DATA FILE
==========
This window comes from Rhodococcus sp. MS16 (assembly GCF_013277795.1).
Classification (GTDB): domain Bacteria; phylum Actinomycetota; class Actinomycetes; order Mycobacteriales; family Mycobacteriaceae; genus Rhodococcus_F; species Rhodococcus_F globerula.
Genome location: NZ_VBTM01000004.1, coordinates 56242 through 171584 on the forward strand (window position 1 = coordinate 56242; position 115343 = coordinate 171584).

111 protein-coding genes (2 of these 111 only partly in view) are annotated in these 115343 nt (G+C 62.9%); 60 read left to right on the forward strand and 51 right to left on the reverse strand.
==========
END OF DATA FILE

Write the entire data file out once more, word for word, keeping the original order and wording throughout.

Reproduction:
This window comes from Rhodococcus sp. MS16 (assembly GCF_013277795.1).
Classification (GTDB): domain Bacteria; phylum Actinomycetota; class Actinomycetes; order Mycobacteriales; family Mycobacteriaceae; genus Rhodococcus_F; species Rhodococcus_F globerula.
Genome location: NZ_VBTM01000004.1, coordinates 56242 through 171584 on the forward strand (window position 1 = coordinate 56242; position 115343 = coordinate 171584).

111 protein-coding genes (2 of these 111 only partly in view) are annotated in these 115343 nt (G+C 62.9%); 60 read left to right on the forward strand and 51 right to left on the reverse strand.